California employs roughly 3,900 nonviolent offenders to put out wildfires, and one such inmate firefighter died Thursday in the line of duty.
Matthew Beck, 26, was leading a group attempting to contain a fire in the remote Hoopa Valley area of Northern California when a 120-foot tree uprooted and fell on him. He suffered fatal head, neck, and back injuries and died at the scene, according to California’s Department of Corrections and Rehabilitation.
Beck was convicted of burglary in 2014. He was serving a six-year prison sentence at one of California’s 43 fire camps. Beck was expected to be granted parole this October, reported Reuters.
The California Department of Corrections and Rehabilitation Conservation Camp program has been around since the 1940s. The dangerous, labor-intensive posting is made up entirely of volunteers, and inmates make up about 20 percent of California’s fire crews.
Beck was the fourth inmate firefighter killed in the history of the program. Others include a female inmate in Malibu last year after she was struck by a loose boulder and an inmate who suffered a fatal heart attack while on the job in 2007.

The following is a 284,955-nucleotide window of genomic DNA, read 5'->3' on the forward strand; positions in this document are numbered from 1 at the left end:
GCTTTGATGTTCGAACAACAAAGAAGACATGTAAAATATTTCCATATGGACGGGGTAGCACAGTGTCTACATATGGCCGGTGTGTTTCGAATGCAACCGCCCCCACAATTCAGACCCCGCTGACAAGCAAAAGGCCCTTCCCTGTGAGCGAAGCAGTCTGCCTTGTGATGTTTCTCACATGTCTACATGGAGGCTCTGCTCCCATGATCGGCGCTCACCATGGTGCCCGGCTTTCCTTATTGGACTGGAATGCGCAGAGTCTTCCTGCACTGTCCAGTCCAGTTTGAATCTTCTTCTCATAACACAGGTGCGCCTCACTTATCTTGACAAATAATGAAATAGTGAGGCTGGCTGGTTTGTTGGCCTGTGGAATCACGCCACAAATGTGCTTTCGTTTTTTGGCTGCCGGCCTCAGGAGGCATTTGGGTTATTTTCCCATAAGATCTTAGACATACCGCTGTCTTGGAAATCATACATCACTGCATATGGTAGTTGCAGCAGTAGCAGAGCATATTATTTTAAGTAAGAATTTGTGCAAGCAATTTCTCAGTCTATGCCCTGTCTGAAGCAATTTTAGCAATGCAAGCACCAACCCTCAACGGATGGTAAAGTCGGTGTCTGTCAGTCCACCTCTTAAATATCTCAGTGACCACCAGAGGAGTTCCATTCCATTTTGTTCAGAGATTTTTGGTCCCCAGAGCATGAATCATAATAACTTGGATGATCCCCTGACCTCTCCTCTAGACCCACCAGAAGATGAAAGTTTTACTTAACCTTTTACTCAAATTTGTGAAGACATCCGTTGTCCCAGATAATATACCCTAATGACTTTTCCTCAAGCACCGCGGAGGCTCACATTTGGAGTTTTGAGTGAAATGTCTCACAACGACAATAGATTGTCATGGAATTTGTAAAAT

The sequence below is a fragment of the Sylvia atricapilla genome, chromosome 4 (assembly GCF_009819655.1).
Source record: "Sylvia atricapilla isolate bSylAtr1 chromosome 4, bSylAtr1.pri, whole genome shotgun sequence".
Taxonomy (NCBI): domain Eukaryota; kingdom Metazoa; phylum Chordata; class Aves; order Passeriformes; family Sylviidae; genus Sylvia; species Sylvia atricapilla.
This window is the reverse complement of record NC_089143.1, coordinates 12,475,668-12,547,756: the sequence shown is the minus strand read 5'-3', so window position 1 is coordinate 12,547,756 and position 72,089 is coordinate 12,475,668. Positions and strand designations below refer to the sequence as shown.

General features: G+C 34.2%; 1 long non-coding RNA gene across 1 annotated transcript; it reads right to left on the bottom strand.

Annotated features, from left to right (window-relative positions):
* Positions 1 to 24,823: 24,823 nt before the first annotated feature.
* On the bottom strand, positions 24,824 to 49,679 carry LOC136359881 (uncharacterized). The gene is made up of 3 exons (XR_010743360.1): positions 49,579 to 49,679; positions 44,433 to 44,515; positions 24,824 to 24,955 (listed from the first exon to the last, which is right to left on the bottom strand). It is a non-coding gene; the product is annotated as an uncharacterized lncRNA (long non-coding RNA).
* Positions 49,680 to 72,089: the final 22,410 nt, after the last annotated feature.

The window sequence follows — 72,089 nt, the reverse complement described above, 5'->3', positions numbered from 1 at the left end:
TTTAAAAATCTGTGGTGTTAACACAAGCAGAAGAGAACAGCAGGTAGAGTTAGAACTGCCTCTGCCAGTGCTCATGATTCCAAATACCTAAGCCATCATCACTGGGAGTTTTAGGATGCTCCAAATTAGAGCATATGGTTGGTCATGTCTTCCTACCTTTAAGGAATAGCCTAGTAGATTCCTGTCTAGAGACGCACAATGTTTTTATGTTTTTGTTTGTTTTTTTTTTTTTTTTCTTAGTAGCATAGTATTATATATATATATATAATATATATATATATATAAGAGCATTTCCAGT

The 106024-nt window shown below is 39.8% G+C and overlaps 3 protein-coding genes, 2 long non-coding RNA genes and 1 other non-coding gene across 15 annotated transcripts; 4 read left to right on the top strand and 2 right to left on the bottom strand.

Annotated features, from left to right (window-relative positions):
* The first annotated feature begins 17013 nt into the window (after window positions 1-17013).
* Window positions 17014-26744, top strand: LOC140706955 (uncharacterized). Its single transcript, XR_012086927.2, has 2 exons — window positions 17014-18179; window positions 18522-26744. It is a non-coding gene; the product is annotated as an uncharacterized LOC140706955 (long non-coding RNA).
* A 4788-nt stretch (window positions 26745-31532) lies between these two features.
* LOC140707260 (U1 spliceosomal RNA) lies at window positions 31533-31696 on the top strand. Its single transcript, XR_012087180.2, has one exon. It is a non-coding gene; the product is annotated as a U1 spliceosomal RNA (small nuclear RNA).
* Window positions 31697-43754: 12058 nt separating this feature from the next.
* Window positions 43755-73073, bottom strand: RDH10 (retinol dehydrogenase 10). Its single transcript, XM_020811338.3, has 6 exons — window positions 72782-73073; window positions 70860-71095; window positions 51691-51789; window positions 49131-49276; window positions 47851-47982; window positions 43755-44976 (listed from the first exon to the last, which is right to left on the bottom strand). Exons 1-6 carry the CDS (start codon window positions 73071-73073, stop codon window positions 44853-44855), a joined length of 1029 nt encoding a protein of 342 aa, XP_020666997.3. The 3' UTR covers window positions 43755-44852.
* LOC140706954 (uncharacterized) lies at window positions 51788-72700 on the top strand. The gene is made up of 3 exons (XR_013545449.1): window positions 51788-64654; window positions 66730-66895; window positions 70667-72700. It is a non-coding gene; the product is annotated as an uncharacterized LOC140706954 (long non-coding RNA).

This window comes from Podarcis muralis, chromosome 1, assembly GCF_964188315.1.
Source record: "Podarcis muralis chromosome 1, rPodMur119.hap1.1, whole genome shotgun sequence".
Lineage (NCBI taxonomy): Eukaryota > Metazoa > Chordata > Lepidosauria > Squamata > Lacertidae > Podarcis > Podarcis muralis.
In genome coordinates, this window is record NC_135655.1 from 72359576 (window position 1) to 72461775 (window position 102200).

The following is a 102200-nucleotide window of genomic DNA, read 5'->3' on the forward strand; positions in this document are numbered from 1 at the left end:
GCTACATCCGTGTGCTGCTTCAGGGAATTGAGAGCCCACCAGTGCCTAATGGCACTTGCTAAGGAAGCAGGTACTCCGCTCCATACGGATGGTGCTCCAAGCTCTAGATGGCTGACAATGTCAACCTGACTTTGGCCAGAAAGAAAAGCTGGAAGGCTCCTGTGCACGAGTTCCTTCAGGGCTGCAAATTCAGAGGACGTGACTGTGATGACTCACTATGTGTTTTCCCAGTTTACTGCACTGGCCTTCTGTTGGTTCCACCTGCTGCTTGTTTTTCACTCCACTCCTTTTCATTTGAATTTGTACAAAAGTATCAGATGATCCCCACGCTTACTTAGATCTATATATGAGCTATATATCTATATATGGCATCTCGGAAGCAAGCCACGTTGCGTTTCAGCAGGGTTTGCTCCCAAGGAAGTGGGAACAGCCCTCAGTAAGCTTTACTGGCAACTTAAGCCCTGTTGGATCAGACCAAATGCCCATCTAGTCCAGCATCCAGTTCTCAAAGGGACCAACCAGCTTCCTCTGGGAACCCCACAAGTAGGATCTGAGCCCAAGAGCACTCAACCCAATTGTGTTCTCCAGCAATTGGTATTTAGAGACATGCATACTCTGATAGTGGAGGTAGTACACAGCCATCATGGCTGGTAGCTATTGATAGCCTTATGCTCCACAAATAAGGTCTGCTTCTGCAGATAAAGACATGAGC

For their contributions, Department of Corrections removes two days from the prisoner’s sentence for every day in camp. They are also paid $1.45 per day in camp, plus an additional $1 an hour for time on the fire line.
The program has faced controversy. A 2014 BuzzFeed article explored whether the program borders on slave labor, claiming the cheap workforce saves the state over $1 billion a year. The Department of Corrections says the savings actually add up to about $100 million annually for taxpayers.
Inmate Robert Lang spoke to CBS about the program in October.
“I’m giving back to the community for what I did,” Lane said. “We’re not really convicts on the back of this bus; we’re treated as firefighters,” he said, adding, “It is a good feeling….it lets you know that you’re worth something.”